Henderson: Of course it’s easy for me to say that because that was my experience. Playing all those sports certainly must have helped my overall athleticism. I’m an advocate for playing different sports, seeing all the different things that you’re interested in. I would credit some of my success. I think when you can play other sports, you figure out what you truly love and it helps you fall more deeply in love with your particular sport once you choose it.
NorCal: When did you know that you wanted to pursue soccer over the other sports?
Henderson: I think one of the turning points was in high school. I had to choose soccer or basketball because they were the same season so I had to choose which one I liked more. I still loved both sports, but I had better friends in soccer and had started getting looks from the youth national teams and had been invited to travel with soccer. There were just more exciting things going on in soccer for me.
NorCal: When did you know that you had the chance to make it at the professional level in soccer?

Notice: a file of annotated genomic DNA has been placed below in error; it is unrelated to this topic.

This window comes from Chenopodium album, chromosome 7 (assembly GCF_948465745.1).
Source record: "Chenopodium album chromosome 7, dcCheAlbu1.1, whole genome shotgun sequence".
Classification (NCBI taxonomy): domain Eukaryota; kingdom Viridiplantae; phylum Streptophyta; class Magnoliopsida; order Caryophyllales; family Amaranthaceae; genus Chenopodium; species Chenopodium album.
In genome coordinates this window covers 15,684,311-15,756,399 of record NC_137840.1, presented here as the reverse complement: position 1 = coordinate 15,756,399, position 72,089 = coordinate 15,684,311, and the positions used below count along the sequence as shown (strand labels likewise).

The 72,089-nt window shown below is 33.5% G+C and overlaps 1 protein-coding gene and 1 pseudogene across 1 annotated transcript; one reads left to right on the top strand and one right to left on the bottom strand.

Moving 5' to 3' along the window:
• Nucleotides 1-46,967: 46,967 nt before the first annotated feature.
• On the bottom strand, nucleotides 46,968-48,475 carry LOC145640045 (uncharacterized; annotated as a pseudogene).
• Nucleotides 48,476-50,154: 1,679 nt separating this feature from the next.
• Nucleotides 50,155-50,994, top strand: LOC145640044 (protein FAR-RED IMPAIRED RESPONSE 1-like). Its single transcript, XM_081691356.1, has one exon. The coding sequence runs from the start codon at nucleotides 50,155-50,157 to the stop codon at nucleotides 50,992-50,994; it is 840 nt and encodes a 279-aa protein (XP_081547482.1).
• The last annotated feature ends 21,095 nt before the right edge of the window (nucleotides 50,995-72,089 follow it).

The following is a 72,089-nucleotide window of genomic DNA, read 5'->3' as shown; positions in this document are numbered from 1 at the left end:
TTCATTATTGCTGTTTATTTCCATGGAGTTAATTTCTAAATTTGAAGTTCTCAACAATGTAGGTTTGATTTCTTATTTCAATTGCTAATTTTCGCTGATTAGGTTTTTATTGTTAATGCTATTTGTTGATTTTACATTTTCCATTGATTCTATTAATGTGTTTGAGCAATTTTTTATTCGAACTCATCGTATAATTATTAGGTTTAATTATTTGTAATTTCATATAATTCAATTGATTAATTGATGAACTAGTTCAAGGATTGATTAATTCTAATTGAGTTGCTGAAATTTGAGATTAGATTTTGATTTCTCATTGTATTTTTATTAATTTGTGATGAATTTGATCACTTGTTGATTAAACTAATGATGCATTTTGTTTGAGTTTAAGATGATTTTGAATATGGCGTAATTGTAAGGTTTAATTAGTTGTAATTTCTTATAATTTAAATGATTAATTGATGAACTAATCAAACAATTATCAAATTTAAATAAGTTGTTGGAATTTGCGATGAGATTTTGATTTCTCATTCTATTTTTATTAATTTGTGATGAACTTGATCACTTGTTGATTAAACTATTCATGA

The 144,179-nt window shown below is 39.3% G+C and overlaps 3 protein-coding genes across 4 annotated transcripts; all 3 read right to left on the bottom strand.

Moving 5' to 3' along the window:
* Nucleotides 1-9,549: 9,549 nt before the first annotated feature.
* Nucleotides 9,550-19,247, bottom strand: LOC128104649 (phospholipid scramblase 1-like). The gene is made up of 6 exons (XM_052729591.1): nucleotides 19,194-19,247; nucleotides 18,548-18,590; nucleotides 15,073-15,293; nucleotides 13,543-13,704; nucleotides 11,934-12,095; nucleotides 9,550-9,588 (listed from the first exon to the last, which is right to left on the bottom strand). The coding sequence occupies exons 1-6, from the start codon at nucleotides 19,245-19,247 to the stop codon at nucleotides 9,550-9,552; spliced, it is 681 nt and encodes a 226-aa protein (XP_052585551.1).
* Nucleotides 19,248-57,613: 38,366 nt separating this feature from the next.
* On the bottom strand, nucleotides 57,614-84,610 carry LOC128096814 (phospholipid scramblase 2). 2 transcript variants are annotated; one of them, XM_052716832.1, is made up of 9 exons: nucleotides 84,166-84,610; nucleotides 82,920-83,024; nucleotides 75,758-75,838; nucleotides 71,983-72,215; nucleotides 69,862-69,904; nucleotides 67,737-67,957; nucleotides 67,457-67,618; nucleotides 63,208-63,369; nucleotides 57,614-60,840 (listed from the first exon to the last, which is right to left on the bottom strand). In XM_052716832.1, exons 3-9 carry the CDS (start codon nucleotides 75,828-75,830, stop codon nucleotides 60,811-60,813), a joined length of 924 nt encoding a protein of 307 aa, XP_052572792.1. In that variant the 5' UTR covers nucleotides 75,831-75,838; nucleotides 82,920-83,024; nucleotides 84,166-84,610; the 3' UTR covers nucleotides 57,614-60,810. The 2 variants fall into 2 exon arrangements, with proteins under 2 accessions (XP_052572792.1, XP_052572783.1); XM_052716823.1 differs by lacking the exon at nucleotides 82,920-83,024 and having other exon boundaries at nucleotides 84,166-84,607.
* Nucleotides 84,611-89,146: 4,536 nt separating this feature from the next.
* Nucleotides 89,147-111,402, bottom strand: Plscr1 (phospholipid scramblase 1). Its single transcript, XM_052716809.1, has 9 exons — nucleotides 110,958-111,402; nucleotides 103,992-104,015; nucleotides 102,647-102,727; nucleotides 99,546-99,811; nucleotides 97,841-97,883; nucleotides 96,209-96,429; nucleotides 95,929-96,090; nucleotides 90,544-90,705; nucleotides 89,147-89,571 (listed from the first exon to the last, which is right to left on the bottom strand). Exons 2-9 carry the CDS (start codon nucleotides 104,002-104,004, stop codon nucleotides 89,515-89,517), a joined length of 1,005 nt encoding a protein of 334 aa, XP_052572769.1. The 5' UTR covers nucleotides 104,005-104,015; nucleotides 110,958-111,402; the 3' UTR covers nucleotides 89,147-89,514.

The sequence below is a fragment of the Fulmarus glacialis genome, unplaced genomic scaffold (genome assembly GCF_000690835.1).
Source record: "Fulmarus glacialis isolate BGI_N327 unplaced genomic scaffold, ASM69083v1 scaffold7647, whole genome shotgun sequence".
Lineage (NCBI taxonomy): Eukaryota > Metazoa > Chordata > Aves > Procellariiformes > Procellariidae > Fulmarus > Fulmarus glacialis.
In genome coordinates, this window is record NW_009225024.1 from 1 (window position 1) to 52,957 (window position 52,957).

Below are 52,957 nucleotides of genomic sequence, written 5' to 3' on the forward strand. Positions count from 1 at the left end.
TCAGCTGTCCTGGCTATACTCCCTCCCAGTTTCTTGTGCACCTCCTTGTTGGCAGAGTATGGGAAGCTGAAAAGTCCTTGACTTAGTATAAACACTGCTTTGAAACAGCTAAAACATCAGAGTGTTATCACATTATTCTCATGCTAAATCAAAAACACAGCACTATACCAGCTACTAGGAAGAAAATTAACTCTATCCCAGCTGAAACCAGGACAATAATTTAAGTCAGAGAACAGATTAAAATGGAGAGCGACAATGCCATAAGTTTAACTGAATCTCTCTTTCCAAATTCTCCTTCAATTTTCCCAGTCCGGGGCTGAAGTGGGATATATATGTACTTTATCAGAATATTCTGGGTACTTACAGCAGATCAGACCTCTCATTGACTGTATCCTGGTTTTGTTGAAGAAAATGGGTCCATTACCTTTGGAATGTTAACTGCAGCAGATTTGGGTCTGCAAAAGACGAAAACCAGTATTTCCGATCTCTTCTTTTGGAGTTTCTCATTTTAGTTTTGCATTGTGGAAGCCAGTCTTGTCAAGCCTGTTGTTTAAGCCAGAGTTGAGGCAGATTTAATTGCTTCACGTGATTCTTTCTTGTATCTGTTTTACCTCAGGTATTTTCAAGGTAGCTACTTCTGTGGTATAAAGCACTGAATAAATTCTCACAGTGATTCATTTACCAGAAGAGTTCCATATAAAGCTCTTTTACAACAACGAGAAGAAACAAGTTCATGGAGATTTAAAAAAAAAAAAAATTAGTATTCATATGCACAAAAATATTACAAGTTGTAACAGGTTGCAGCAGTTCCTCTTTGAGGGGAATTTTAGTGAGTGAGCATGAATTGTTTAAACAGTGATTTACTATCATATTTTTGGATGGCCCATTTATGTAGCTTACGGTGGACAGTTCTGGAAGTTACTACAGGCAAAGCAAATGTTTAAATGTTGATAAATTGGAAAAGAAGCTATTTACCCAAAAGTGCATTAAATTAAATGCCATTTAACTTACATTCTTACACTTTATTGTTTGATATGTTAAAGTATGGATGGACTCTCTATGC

Henderson: A professional? Never. There wasn’t a serious professional league when I was growing up. When I was in college I always thought that it would be so cool to play in another country because there were professional or semi professional leagues in other countries at the time, but nothing in the US. There was a player who was a senior when I was a freshman who played in Sweden and I thought that was really cool so I always thought that I would take my game abroad if I was going to play after college. But then the timing worked out really well because the WPS launched my senior year, just after I had graduated, so I was able to do a semester abroad in Spain and then come right back for the draft. Playing pro in Sweden several years later closed that loop for me of getting to play abroad.